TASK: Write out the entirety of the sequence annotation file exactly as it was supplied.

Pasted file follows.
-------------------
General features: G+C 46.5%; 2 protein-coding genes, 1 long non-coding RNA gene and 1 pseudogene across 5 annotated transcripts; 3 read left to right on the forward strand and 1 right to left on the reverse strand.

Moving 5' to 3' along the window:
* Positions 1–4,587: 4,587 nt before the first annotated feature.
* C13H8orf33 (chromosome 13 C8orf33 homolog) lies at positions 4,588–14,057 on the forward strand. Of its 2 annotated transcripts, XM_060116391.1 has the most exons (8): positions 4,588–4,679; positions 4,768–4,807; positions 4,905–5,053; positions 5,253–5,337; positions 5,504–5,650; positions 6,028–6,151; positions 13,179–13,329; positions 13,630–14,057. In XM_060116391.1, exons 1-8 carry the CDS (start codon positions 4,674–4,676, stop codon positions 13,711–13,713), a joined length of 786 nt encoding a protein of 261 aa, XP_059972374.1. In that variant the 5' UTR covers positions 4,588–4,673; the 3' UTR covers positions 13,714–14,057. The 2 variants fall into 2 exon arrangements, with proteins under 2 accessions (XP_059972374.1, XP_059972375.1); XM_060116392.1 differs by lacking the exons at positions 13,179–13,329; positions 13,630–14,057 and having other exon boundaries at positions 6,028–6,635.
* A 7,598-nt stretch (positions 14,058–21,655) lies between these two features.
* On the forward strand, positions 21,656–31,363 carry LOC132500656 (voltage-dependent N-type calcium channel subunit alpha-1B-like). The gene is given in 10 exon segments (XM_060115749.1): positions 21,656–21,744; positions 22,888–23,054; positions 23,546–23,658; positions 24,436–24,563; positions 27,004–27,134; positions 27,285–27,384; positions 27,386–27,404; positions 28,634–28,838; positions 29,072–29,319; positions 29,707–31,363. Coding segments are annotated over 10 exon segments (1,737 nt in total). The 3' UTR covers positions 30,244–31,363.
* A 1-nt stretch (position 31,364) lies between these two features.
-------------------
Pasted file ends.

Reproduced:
General features: G+C 46.5%; 2 protein-coding genes, 1 long non-coding RNA gene and 1 pseudogene across 5 annotated transcripts; 3 read left to right on the forward strand and 1 right to left on the reverse strand.

Moving 5' to 3' along the window:
* Positions 1–4,587: 4,587 nt before the first annotated feature.
* C13H8orf33 (chromosome 13 C8orf33 homolog) lies at positions 4,588–14,057 on the forward strand. Of its 2 annotated transcripts, XM_060116391.1 has the most exons (8): positions 4,588–4,679; positions 4,768–4,807; positions 4,905–5,053; positions 5,253–5,337; positions 5,504–5,650; positions 6,028–6,151; positions 13,179–13,329; positions 13,630–14,057. In XM_060116391.1, exons 1-8 carry the CDS (start codon positions 4,674–4,676, stop codon positions 13,711–13,713), a joined length of 786 nt encoding a protein of 261 aa, XP_059972374.1. In that variant the 5' UTR covers positions 4,588–4,673; the 3' UTR covers positions 13,714–14,057. The 2 variants fall into 2 exon arrangements, with proteins under 2 accessions (XP_059972374.1, XP_059972375.1); XM_060116392.1 differs by lacking the exons at positions 13,179–13,329; positions 13,630–14,057 and having other exon boundaries at positions 6,028–6,635.
* A 7,598-nt stretch (positions 14,058–21,655) lies between these two features.
* On the forward strand, positions 21,656–31,363 carry LOC132500656 (voltage-dependent N-type calcium channel subunit alpha-1B-like). The gene is given in 10 exon segments (XM_060115749.1): positions 21,656–21,744; positions 22,888–23,054; positions 23,546–23,658; positions 24,436–24,563; positions 27,004–27,134; positions 27,285–27,384; positions 27,386–27,404; positions 28,634–28,838; positions 29,072–29,319; positions 29,707–31,363. Coding segments are annotated over 10 exon segments (1,737 nt in total). The 3' UTR covers positions 30,244–31,363.
* A 1-nt stretch (position 31,364) lies between these two features.